Digital out-of-home (DOOH) advertising, including programmatic, is on the rise, but some areas are still unfamiliar territory for many media buyers. We're here to shed light on common misunderstandings and share some helpful information to keep in mind while navigating DOOH.
Table of Contents
1. Where We’re at: The Digital Age
2. The (Relatively) New Kid on the Ad Block
3. Expect Changes and Prepare to Adapt
4. Welcome to the Omnichannel World
5. Looking Ahead: DOOH at its Full Potential
Chapter 1 - Where We’re At: The Digital Age
When people visit New York City for the first time, what's one of the iconic places they want to see? That’s right: Times Square, a section of Manhattan with huge, flashing advertisements. Since the early 1900s brands advertised in this lively hub to draw the attention of people going about their daily routines.
Time Square’s evolution from its first electric signs in 1904 to massive LED powered displays today is a reflection of out-of-home’s (OOH) strong foothold in the advertising industry and its transformation with technology.
When media buyers think about OOH today, they are considering an expanding menu of shapes, sizes, locations, and capabilities. The channel's origins are in traditional OOH advertising, which includes static billboards, posters, street signs, or displays found outside your home. However, with the growth of digital online advertising, the measurability and flexibility of digital out-of-home (DOOH) have become increasingly appealing.
DOOH is basically the tech-enhanced version of OOH. Instead of printed displays, it includes digital, dynamic screens that are found in public spaces such as shopping malls, airports, and grocery stores. These displays fit into two types of categories:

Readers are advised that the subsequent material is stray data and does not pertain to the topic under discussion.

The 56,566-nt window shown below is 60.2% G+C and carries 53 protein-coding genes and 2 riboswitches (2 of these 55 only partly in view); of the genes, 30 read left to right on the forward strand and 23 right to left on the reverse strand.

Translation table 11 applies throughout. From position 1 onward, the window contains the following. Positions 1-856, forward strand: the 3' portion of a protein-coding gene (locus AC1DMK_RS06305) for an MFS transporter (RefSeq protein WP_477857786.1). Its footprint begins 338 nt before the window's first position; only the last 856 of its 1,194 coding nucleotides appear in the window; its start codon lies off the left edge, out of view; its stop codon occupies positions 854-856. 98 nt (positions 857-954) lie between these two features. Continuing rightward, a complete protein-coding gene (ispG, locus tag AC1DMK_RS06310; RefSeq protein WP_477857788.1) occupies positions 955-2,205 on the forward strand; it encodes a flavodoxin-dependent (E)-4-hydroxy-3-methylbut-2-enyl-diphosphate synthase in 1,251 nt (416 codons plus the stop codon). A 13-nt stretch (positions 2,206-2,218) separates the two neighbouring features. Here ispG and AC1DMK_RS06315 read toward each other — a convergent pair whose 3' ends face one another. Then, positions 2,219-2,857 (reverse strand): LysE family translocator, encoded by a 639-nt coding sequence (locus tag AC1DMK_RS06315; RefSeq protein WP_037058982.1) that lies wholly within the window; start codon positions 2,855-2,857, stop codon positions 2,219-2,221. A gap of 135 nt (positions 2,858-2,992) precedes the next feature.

1. Large Format
Public areas with visibility from a combination of street-level traffic and passing pedestrians (example: Times Square).
Specific locations such as grocery stores, airports, shopping malls, retail stores, taxis, and gyms. Consumers head to these places with a specific intention, which opens opportunities for contextually relevant ad creative.
Marketers are tasked with building effective omnichannel strategies that break through the barrage of media today’s consumers face. In order to compete, a brand must have a deep understanding of their customer’s purchase journey and the flexibility to adapt if this changes.
DOOH is drawing attention among the extensive list of marketing channels because it combines both the power of digital marketing technology (targeting, analytics, and creative flexibility) with the impact of reaching consumers in a unique environment through an unusual format when, arguably, they may be less distracted by other screens.
Research from Nielsen and OAAA has emerged that points to DOOH’s ability to engage viewers and encourage action. The study reported that 70% of DOOH viewers subsequently visited the advertised business. We suspect studies like this and the reasons noted above have contributed to the growth of DOOH ad spend, which is expected to be $3.84B by 2023 (according to eMarketer).